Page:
A working class hero
remembers the life of the "best-known Teamster rebel."
THE U.S. working class lost one of its staunchest and most inspiring fighters on February 9. At the too-young age of 67, Peter Camarata succumbed to renal cancer at home in Chicago after a two-year battle. His absence from the front lines of labor and social justice movements will be felt by those who followed his lead and shared in his struggles.
"No Retreat Pete," as some of his many admirers called him, was the son of Casper Camarata, an immigrant from Sicily and autoworker in Detroit, who helped found the United Auto Workers. Pete's mother Mary was a cook, who often put her talents to work for union gatherings.
Pete was active in his church and high school, where he was involved in social justice causes. He attended Wayne State University in Detroit before taking a job in 1968 at Earl C Smith Trucking, where he worked first on the loading docks and then as a city driver. He became a member of the International Brotherhood of Teamsters (IBT)--within 10 years, a magazine had given him the title of "best-known Teamster rebel."
As a member of Teamsters Local 299--the most important local in the country at the time and home base of Jimmy Hoffa, who emerged to become the dominant figure in the Teamsters--Pete fought to return the union's power to the rank and file. This often put Pete at odds with the corrupt leadership of the local. He was soon well known, too, among International IBT officials as a troublemaker--a label he wore proudly.
In 1976, Pete led a wildcat strike in Detroit that proved pivotal in winning a National Master Freight Agreement that served the rank and file.
As an organizer of Teamsters for a Decent Contract (TDC), formed the previous year, Pete had been tireless in helping to organize a national campaign led by rank-and-file union members, which forced IBT International officers to call an official strike over the contract. However, the three days on the picket line failed to dissipate the energy generated by the TDC campaign--thus the wildcat strike of Local 299.
Pete and fellow Teamster Ray Lewis were fired for their part in leading the wildcat--but were reinstated when it became clear to not only IBT officials and trucking company bosses, but the whole power structure of Detroit, that the city was on the verge of a complete shutdown.
Because of Pete's leadership and the trust of those who followed him, truckers across the country secured their best-ever freight contract.
While Pete's role in the 1976 contract fight was crucial, he never took personal credit. Telling the story of that struggle later on, he always focused on the TDC and the truckers who came together the previous year in Cleveland to plan the campaign. "Without TDC and the socialists who brought us together, we wouldn't have won," he would say.
That same year, Pete provided another inspiring portrait of commitment and courage--as the lone opposition delegate at the Teamsters convention in Las Vegas.
The union was controlled by the mob, its top officers ready to order killings and beatings. Pete nevertheless stood up on the convention floor to oppose a $150,000 salary increase for then-Teamsters President Frank Fitzsimmons, and to propose a resolution calling for direct election of IBT officers.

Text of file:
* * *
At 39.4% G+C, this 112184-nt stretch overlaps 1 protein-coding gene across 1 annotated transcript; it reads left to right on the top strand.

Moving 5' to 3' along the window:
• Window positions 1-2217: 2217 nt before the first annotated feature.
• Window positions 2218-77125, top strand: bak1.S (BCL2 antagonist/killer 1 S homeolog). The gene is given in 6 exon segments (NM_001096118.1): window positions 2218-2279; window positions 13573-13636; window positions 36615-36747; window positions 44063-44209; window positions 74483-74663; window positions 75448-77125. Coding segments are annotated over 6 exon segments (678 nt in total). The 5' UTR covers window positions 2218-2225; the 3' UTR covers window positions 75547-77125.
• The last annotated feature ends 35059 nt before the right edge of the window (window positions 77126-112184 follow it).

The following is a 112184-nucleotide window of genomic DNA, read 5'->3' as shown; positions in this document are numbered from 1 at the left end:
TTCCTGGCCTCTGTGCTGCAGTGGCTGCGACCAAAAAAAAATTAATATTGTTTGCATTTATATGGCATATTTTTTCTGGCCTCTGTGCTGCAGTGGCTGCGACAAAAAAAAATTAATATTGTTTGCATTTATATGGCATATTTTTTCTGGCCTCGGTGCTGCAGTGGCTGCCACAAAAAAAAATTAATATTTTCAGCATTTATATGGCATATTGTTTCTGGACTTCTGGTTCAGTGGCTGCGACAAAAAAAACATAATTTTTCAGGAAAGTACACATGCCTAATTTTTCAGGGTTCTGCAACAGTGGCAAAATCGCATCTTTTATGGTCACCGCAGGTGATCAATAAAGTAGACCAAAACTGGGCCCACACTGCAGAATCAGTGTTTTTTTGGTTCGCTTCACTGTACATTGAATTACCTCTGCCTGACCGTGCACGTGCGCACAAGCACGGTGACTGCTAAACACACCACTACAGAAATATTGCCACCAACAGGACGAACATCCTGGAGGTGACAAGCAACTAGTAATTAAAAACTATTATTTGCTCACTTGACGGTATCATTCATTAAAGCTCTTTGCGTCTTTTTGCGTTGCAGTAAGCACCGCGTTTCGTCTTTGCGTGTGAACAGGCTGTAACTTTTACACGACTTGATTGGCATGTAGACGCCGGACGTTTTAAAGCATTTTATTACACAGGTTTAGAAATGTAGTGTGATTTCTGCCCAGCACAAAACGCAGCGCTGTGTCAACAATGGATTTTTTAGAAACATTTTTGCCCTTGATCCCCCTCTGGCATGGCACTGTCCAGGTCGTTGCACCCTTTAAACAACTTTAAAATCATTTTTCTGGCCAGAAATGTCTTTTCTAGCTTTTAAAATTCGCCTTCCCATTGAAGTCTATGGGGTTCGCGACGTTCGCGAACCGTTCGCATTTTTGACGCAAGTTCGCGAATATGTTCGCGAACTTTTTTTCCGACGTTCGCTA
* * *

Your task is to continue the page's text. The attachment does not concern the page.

Outside the Aladdin Hotel, he was beaten nearly to death by goons hired to put an end to this new Teamster rebellion--they were under orders to kill him.
Pete would be a founding member of Teamsters for a Democratic Union (TDU), formed in the wake of the TDC campaign in 1976. He played a leading role in TDU for many years to come. In 1981, he ran an opposition campaign for IBT president. He won just 10 votes at the Teamsters convention--but this and other TDU struggles set the stage for Ron Carey's successful reform campaign for Teamsters president in the union's first direct secret ballot election in 1991.
PETE BECAME a socialist out of his experiences on the picket line and in organizing for union democracy. He joined the International Socialists after the wildcat strike.
It was a natural progression for this working class fighter. Not only had he devoted himself to building up rank-and-file power, but he also learned that this pointed toward necessity of workers' democracy on a world scale.
Eager to learn more about working-class history, Pete immersed himself in IS classes on labor struggles of the past and the tradition of international socialism. He was an energetic student and often dove into areas not normally associated with truck drivers. As a member of the International Socialist Organization in the 1980s, he gave a lecture at a Socialist Summer School on Russian revolutionary Alexandra Kollantai and her pamphlet "Sexual Relations and the Class Struggle."
Pete's experience and commitment was an aid to many struggles in the years that followed. He proudly walked the Teamster picket lines in 1997 against an old enemy, UPS, as the union's slogan "Part-time America won't work" galvanized support around the country. In 2011, he supported Sandy Pope's opposition campaign for Teamster president when Pope tried to unseat a labor lawyer from Pete's old Detroit local by the name of James P. Hoffa Jr.
Pete Camarata didn't live long enough, but the life he did live is an inspiration to all who knew him, and there were many. He traveled the country and went abroad to deliver the message of workers' power and socialism. Our condolences go out to his family and friends.
Pete's personal courage and deep faith in the power of ordinary workers will be sorely missed--but they will inspire us in all our struggles to come.